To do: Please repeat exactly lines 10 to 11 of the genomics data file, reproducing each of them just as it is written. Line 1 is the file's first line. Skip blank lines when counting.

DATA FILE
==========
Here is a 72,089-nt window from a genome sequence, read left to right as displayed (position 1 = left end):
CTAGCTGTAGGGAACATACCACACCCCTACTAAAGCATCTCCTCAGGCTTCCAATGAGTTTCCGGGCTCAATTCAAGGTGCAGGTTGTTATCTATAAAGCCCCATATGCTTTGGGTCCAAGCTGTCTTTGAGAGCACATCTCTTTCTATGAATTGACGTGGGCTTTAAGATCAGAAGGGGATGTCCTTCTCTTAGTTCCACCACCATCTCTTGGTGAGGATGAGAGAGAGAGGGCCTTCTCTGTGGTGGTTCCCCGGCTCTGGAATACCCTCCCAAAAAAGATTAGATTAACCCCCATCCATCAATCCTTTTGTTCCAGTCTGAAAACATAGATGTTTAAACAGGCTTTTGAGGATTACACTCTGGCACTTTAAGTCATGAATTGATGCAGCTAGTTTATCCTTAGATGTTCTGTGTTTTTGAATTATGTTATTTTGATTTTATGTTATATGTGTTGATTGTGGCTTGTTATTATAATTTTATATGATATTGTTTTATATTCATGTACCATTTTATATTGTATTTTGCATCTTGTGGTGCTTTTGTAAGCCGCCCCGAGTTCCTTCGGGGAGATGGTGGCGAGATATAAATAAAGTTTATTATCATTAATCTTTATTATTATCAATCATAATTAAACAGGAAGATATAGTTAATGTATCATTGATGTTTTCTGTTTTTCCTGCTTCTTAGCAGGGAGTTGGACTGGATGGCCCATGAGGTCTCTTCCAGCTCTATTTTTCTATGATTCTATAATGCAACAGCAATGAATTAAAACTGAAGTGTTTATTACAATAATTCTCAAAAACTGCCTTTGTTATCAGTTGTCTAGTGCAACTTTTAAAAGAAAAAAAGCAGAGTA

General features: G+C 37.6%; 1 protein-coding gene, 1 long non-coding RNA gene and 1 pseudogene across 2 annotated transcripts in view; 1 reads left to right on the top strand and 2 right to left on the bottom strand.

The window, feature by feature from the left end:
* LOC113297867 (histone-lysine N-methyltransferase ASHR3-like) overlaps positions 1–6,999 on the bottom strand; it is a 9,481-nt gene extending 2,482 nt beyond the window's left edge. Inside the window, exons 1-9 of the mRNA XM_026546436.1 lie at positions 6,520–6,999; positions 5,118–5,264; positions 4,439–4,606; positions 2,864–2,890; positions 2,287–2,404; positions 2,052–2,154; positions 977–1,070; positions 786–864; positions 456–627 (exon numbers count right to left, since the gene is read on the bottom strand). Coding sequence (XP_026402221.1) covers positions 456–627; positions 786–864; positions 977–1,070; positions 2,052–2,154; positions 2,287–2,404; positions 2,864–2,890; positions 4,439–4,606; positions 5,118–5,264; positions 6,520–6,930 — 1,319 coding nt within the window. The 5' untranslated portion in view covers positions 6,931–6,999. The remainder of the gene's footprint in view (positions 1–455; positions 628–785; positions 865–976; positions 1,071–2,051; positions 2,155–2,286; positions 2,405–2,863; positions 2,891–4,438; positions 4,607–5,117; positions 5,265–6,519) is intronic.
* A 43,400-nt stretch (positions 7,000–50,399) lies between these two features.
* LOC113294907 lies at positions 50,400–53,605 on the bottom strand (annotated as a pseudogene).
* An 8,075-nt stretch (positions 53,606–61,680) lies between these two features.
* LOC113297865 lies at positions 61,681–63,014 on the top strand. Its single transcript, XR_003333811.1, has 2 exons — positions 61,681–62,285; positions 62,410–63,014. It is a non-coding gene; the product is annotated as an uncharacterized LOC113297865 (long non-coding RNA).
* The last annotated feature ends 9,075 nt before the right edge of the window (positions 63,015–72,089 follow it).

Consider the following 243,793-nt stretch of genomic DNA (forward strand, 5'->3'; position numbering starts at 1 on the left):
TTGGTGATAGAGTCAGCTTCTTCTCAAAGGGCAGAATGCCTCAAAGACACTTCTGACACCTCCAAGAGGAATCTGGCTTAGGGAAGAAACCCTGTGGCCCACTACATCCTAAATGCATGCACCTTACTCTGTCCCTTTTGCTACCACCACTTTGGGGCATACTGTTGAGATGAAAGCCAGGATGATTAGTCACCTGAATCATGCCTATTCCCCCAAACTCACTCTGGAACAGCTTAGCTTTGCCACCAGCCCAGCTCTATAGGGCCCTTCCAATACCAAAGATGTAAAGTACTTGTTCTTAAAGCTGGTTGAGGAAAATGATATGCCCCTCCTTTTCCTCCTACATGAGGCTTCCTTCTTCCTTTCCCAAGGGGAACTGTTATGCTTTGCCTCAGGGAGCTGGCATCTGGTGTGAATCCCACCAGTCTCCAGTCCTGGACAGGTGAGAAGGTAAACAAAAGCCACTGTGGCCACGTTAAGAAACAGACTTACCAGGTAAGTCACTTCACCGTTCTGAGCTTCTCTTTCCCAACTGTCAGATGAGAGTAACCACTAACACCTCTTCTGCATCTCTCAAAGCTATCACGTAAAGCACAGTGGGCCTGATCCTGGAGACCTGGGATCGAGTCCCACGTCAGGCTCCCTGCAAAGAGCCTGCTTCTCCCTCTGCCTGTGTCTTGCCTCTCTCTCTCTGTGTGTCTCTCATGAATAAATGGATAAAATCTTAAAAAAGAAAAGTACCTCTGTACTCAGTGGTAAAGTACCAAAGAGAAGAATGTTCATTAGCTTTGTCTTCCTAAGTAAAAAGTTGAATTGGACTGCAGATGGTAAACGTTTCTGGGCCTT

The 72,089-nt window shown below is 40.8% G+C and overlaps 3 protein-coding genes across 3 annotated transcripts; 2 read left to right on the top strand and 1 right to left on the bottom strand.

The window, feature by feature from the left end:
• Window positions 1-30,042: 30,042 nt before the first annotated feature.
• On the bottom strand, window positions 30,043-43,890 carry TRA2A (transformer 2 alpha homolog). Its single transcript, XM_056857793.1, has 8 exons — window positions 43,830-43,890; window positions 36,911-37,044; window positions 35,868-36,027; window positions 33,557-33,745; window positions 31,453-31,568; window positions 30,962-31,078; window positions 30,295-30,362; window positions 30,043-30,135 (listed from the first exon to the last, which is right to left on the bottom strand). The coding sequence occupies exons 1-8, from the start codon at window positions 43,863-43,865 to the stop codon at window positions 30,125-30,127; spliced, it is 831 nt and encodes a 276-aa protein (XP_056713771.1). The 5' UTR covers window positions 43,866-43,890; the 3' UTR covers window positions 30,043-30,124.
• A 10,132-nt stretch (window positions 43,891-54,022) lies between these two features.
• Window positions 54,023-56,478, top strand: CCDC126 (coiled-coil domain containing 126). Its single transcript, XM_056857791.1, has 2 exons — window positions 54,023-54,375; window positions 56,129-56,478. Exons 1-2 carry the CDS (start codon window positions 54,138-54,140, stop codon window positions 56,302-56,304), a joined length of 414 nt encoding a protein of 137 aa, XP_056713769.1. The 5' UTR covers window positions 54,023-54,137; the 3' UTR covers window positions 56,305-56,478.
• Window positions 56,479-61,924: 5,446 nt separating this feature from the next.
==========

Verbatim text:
* The last annotated feature ends 9,075 nt before the right edge of the window (positions 63,015–72,089 follow it).

Consider the following 243,793-nt stretch of genomic DNA (forward strand, 5'->3'; position numbering starts at 1 on the left):